Meaford's council is looking to find a new approach to bridge infrastructure that would avoid the closure of any bridges if possible.
The first step toward a new approach was taken on Thursday, April 25, in Bognor, where a public meeting on the issue was held, drawing roughly 150 residents who shared their frustrations over bridges that have already been closed, those that are proposed to close, as well as bridge weight limits which can have a negative impact on the local agricultural economy.
Council is hoping that residents who attended the Bognor meeting, as well as those who didn't, will share their views on bridge infrastructure by submitting comments to the municipality.
At their April 29 meeting, councillors were presented with a proposal from staff to use some of the funds from an unexpected provincial grant to undertake an extensive traffic count survey, and to develop an updated state of the infrastructure (SOTI) for bridges.
“On March 20, 2019, the Ministry of Municipal Affairs and Housing notified small and rural municipalities across the province of a one-time, unconditional grant. The Municipality of Meaford's grant is for $642,347,” acting CAO Rob Armstrong told council in his report. “While the grant is unconditional, the provincial government has encouraged municipalities to use these one-off funds for projects designed to “modernize service delivery” and identify “more efficient ways of operating”. To that end, senior staff have developed a list of projects that would greatly enhance the long-term planning and customer service that the Municipality can provide, but for which resources are currently unavailable. Each of the proposed projects fits within Council’s five identified focus areas.”
The staff proposal would have used $152,000 of the $642,347 grant funding to conduct the traffic count survey, and another $50,000 to update the bridge SOTI. For the remainder of the grant funding staff had proposed a number of initiatives including a solar installation, development of a transportation master plan, and a work order management system.
Councillors however saw a different opportunity for use of the unexpected grant funds – they want to replace and re-open bridges 21 and 22 located on the Holland-Sydenham Town Line.
On January 29, 2016, the Municipality of Meaford implemented the emergency closure of the bridges on the Holland-Sydenham Townline, due to the results of the Ontario Structural Inspection Manual (OSIM) and recommendations from Ainley and Associates Structural Engineers, who prepared Meaford's current State of the Infrastructure (SOTI) report for bridges in Meaford.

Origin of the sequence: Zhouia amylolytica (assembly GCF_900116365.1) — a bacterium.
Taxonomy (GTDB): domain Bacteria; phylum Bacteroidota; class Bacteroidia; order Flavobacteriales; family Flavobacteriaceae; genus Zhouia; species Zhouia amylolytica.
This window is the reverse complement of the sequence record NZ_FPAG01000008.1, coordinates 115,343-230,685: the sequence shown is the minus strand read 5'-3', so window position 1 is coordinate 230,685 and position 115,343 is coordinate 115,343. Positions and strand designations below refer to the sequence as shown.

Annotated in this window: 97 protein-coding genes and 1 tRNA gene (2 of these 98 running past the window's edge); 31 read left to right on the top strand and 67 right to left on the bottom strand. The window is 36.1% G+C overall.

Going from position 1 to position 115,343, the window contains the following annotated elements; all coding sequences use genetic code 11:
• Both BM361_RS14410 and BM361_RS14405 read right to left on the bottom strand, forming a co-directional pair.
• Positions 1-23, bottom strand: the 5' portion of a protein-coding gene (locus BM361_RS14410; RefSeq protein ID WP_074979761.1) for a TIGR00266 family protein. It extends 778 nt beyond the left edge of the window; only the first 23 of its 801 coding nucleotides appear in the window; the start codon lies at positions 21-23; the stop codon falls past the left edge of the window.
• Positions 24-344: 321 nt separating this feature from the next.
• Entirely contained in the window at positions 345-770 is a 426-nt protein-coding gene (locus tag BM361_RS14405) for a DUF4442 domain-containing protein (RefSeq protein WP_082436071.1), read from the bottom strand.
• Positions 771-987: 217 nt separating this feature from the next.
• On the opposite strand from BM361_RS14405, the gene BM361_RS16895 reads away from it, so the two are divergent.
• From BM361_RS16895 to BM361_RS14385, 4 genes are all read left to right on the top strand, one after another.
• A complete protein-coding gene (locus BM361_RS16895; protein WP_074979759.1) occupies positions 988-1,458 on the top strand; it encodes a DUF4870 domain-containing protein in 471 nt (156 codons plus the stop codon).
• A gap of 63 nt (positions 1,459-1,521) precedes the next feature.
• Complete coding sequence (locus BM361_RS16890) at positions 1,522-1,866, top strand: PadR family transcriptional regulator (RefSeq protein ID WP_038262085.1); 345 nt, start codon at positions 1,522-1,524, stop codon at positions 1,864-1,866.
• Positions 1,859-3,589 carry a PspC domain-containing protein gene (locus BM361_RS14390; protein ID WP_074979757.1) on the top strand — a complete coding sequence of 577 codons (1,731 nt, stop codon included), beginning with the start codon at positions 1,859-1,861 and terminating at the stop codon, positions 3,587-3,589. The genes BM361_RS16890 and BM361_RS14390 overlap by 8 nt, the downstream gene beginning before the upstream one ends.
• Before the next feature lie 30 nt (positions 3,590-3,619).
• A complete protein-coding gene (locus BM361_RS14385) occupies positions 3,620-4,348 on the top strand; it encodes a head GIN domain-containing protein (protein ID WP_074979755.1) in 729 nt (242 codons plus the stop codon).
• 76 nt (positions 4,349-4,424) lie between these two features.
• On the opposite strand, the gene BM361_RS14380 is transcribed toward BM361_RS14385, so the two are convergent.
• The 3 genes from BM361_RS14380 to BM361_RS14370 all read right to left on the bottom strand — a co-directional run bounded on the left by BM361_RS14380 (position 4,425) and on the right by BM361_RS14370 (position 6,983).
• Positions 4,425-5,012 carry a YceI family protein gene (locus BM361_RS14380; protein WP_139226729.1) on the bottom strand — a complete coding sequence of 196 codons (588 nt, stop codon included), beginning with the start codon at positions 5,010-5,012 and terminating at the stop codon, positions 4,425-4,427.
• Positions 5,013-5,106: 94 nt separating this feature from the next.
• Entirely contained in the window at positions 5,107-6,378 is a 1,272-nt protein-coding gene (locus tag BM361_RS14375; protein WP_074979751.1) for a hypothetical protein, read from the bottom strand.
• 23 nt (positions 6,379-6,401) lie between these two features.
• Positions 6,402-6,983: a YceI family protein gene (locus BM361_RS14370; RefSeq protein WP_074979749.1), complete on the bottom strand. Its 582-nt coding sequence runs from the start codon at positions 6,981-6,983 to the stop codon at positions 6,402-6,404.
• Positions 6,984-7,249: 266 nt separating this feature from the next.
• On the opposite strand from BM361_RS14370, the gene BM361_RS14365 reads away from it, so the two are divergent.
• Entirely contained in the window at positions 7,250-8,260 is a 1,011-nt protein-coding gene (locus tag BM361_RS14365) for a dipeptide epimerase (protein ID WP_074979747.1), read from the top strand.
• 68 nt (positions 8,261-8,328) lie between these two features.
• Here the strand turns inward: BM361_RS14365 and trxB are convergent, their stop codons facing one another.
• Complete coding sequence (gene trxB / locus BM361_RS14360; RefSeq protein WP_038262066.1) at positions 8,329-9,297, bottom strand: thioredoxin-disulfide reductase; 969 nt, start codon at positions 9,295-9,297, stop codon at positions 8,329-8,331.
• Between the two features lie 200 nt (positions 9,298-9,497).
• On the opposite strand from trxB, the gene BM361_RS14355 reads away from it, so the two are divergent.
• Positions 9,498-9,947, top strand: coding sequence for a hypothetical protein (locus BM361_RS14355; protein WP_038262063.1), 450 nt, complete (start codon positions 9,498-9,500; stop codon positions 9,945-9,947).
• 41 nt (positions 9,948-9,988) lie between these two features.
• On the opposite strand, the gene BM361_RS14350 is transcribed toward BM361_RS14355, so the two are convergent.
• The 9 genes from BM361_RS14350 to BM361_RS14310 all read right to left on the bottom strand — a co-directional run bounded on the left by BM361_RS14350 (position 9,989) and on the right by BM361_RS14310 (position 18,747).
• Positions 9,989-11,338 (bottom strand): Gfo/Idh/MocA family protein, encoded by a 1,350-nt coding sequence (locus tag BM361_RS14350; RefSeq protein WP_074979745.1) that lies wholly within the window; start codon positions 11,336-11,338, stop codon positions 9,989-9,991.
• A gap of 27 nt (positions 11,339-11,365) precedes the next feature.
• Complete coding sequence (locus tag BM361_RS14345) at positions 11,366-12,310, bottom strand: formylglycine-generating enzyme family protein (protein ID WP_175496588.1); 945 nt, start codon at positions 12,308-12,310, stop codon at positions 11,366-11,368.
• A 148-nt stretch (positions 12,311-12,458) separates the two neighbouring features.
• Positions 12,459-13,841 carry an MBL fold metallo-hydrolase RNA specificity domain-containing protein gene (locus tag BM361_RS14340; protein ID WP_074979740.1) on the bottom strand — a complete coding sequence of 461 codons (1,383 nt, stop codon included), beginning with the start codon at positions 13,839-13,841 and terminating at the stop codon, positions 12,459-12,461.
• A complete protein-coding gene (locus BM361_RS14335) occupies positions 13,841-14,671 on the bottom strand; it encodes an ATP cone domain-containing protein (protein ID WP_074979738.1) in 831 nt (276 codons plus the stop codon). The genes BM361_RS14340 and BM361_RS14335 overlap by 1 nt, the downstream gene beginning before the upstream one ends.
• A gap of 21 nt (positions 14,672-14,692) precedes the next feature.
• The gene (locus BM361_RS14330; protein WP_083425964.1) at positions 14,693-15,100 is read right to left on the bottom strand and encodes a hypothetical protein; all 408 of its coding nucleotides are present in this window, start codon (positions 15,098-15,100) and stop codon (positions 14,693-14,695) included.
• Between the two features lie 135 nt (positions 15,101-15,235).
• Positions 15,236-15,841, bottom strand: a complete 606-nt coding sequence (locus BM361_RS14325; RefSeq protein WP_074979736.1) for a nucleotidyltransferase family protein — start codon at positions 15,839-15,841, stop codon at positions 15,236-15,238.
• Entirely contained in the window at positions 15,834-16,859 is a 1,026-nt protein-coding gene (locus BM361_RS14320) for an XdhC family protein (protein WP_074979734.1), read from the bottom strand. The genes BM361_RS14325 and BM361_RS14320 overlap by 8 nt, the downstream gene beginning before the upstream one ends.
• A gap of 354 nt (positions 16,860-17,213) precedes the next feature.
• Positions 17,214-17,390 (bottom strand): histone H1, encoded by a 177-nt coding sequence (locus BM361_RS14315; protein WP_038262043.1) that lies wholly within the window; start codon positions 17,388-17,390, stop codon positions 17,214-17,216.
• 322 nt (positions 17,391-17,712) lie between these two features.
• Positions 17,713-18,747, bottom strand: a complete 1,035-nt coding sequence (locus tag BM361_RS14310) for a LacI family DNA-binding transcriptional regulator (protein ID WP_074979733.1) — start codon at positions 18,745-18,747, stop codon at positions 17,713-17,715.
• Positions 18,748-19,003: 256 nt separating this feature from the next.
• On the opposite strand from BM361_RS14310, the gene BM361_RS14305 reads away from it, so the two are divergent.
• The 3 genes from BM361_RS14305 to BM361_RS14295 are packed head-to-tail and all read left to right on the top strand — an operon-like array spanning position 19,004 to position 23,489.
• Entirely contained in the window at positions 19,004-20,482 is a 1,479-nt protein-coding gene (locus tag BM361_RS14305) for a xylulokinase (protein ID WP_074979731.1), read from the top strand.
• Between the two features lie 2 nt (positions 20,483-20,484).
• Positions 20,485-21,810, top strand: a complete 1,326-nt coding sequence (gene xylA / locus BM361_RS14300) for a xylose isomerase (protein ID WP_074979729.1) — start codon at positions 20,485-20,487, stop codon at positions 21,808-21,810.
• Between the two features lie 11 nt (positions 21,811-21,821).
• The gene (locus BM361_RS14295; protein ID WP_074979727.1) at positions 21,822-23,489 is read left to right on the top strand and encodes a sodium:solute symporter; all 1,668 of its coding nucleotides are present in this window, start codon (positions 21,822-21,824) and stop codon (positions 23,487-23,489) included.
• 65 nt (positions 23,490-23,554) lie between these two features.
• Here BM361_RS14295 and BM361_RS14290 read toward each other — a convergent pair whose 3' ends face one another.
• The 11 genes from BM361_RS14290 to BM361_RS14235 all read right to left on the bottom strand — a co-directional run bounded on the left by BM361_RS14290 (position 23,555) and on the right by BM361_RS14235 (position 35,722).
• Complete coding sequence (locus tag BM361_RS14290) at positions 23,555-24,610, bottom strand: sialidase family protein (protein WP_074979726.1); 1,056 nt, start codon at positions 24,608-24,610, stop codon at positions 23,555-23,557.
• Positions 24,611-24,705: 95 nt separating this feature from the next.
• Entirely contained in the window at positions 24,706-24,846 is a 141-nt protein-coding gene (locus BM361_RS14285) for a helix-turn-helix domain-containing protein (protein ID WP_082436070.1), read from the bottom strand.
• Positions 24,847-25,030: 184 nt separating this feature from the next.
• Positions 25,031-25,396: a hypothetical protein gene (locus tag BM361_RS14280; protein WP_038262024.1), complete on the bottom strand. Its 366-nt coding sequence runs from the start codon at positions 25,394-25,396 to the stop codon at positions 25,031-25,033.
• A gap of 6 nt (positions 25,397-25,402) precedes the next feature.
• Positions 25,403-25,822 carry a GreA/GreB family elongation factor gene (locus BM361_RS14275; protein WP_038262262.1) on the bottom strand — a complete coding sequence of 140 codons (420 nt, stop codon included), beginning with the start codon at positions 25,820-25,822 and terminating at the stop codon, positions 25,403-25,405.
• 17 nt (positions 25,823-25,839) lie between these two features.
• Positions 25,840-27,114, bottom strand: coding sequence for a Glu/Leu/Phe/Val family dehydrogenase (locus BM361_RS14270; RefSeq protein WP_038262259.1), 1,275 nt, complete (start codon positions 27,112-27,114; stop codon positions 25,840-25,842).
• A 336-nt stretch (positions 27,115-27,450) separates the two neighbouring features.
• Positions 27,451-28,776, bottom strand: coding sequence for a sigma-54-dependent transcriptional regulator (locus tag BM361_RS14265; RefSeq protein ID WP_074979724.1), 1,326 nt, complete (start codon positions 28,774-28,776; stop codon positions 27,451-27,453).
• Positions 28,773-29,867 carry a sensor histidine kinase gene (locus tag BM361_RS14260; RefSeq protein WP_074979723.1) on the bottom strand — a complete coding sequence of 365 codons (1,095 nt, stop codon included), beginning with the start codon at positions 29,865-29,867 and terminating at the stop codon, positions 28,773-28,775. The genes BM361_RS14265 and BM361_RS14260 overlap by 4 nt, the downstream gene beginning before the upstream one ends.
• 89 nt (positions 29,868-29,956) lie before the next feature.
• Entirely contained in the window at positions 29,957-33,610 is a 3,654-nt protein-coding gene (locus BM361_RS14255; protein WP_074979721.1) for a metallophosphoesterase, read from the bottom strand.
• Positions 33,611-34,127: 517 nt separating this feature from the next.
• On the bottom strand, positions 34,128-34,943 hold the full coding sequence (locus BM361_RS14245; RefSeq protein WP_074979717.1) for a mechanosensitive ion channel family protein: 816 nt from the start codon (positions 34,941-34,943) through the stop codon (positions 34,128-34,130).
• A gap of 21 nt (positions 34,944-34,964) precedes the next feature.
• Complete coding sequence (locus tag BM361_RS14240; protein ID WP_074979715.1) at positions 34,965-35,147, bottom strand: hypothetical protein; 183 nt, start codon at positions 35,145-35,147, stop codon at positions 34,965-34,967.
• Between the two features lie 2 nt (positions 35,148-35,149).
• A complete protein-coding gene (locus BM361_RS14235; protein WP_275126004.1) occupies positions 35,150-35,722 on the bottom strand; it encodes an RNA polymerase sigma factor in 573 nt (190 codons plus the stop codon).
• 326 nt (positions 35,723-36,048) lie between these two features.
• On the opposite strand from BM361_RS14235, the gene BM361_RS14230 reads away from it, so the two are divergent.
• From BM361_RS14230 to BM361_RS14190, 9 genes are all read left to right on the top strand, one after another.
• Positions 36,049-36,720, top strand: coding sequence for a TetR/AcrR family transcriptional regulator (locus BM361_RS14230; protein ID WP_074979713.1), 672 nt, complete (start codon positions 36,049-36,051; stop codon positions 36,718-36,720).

In September of 2016, the municipality hired consulting firm Planmac Engineering Inc. to complete a Municipal Class Environmental Assessment (MCEA) for the bridges, and in their report presented to council on April 10, they came to the same conclusion as the SOTI report a year earlier – that the bridges, which have been closed for more than a year, should be removed permanently, and that recommendation has area residents frustrated.
The bridges have been closed to traffic since, much to the frustration of area farmers and other business owners who rely on those bridges, and while there are alternate routes, they aren't necessarily practical or safe, residents have told council.
“With everything that this council has been going through with a massive amount of monies that are going to be required for our roads and our bridges, we have an opportunity here with this really good amount of grant money to I believe, really make a difference if we put that money towards roads and bridges,” suggested Councillor Tony Bell.
Other members of council agreed with Bell.
“I'm going to be very blunt about this,” Councillor Harley Greenfield told council. “Over the last four or five days we have heard very, very clearly from many of our residents their dissatisfaction with the delivery of services in this municipality. We had between 175 and 180 people in Bognor at a meeting, that's compared to I think 25 for a budget meeting in Woodford. That tells me that the discussion about the twin bridges (bridges 21 and 22) is very, very serious, and very concerning.”
Greenfield noted other infrastructure concerns being expressed by residents who are frustrated with not knowing when or if their road or bridge of concern will be addressed.
“This grant is unconditional, it's one-time, $642,000, and I'm going to introduce a motion that recommends that all $642,000 be directed to the cost of the actual replacement of bridges 21 and 22 and that Concession A will be resurfaced with asphalt (as opposed to the planned tar and chip surface treatment),” Greenfield told council.
Greenfield found the support of council for his amendment to the staff proposal for use of the grant funds for the replacement of bridges 21 and 22 as well as the additional cost to pave Concession A with asphalt rather than tar and chip surface treatment.